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I am adding a 50 amp sub panel to my shed. I am using thwn 6 awg wire in pvc conduit 2 hots 1 neutral 1 ground. I have installed a ground rod to sub in shed also. Here are the questions I have conduit that leads straight to a sub panel next to main. Can I feed 50 amp sub off a 60 amp sub? Also the 60 amp sub next to main only has 2 hots and a neutral no ground wire it is bonded do I need to bring new sub in shed to main? Also shouldn't my 60 amp sub have a ground to main? I hope I did not confuse anyone. existing panel !enter image description hereenter image description here

  • Can you post photos of the inside of the existing subpanel? – ThreePhaseEel May 30 at 22:55
  • This is a pic of existing sub. – Kevin May 30 at 23:25
  • What circuits/appliances does the existing subpanel feed? How large is the shed, and are there any unusual loads in it, or merely lights and general receptacles? – ThreePhaseEel May 30 at 23:36
  • Shed is 12 by 16 only general outlets and lighta and a 2 hp pool pump. I may use some small power tools. Circular saw etc. The existing panel is only general outlets and lights. It did run baaeboard heating but that is ripped out now. – Kevin May 30 at 23:49
  • It alao runs a air conditioning for house – Kevin May 31 at 0:17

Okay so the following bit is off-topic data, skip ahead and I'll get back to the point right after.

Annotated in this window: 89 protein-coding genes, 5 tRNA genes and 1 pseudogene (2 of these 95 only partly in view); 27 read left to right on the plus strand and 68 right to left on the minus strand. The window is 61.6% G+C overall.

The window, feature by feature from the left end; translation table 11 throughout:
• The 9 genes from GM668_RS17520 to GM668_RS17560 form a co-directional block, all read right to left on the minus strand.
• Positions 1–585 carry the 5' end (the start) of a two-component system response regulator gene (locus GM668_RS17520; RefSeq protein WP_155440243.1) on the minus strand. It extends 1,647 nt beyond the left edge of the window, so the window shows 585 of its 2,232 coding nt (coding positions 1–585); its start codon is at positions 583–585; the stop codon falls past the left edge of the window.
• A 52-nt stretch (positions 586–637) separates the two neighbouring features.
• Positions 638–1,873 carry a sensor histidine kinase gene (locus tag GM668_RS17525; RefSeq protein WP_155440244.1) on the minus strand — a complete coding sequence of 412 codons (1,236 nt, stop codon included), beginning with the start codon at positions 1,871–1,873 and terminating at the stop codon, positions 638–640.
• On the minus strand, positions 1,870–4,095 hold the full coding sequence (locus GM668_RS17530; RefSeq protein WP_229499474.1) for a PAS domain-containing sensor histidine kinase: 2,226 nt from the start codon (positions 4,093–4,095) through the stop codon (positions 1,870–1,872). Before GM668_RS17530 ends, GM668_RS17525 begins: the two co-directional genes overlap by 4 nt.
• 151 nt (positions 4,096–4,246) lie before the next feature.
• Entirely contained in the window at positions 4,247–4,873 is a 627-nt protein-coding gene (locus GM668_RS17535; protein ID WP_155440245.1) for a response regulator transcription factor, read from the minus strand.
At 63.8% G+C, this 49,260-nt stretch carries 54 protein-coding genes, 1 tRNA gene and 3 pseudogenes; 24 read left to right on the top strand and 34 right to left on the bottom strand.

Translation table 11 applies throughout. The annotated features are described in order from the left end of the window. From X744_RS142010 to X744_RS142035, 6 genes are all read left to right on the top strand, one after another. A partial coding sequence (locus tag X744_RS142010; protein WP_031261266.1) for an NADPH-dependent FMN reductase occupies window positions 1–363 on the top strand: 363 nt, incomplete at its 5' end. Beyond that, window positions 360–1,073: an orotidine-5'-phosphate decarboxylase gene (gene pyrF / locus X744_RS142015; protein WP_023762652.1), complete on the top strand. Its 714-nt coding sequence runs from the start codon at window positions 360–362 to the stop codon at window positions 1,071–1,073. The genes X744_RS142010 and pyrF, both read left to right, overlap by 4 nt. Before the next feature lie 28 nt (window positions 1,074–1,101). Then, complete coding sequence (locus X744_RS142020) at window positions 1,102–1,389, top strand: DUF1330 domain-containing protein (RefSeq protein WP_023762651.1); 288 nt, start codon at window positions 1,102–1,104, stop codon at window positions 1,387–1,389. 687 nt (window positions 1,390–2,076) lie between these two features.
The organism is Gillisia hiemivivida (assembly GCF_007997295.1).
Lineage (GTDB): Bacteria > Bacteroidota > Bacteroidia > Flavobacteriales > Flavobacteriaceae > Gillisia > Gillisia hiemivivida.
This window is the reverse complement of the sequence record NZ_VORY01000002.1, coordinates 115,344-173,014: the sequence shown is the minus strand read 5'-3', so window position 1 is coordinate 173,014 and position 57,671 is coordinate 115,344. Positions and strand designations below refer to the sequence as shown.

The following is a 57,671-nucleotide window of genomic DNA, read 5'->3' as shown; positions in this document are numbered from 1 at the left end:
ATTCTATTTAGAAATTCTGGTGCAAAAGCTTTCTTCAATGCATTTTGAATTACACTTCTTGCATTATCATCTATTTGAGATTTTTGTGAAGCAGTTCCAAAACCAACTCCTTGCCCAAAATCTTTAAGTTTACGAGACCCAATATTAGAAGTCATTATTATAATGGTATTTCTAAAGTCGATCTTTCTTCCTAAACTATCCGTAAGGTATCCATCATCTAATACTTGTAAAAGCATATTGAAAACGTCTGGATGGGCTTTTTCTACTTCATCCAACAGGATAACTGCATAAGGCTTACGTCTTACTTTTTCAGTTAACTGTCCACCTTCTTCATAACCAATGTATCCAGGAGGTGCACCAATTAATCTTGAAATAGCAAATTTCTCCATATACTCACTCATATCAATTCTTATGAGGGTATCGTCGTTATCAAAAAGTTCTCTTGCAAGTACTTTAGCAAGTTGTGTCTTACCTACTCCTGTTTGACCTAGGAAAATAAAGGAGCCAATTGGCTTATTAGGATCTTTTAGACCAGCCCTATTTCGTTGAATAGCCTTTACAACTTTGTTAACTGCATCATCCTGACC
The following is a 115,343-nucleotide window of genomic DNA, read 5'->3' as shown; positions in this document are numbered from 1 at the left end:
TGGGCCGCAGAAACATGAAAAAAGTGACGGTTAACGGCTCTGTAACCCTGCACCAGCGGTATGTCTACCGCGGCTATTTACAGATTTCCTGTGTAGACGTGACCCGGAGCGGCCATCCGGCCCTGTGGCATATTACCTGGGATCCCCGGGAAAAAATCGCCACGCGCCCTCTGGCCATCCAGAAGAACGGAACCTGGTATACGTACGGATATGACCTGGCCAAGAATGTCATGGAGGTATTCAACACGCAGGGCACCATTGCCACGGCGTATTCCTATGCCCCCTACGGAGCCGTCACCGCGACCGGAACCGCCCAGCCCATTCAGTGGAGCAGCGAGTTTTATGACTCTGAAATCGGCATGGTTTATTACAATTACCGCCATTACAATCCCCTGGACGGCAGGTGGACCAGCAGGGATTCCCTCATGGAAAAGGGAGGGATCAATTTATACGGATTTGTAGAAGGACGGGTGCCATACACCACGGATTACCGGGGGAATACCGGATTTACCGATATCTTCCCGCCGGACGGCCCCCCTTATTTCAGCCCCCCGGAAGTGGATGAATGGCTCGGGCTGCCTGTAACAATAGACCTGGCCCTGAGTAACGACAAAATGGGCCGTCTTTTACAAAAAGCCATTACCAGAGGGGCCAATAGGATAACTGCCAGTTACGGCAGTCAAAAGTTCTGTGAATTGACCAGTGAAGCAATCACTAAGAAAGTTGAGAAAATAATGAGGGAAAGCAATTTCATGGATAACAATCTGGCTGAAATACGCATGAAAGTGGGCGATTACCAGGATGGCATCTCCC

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ThreePhaseEel is investigating some important aspects, but here's one that I notice.

Your 6 AWG wire, if it's copper, it's good for 65A officially but you can breaker it at 70A. Which is kind of interesting because your subpanel 1 is already 60A and presumably has a 60A breaker in the main panel. What does this mean?

Well, since subpanel 1 is already breakered at 60A, that means you do not need an additional breaker to protect the #6 Cu wiring onward to subpanel 2. You can use thru lugs, subfeed lugs, or simply use 3-void Polaris connectors to split the feeder between subpanel 1 and subpanel 2.

The only way this fails to work is if subpanel 2 a) does not have a main breaker (uh-oh!) and b) has internal busing that can only take 50A. But it would be crazy to use such a small subpanel. I would implore you to return it and get a bigger one. Spaces are dirt cheap, and running out of spaces is painful. Even a modest 6-space panel will have at least 60A and probably 100A busing.

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  • Thank you .in shed is a 125 amp panel lots of space which i can convert to main. What about the ground its bonded in existing sub panel? – Kevin May 31 at 1:52
  • @Kevin I would buy accessory ground bars for that panel, and then retrofit a ground between sub #1 and the main. Retrofitting grounds was partially legal but is now universally legal as of NEC 2014. – Harper - Reinstate Monica May 31 at 2:55

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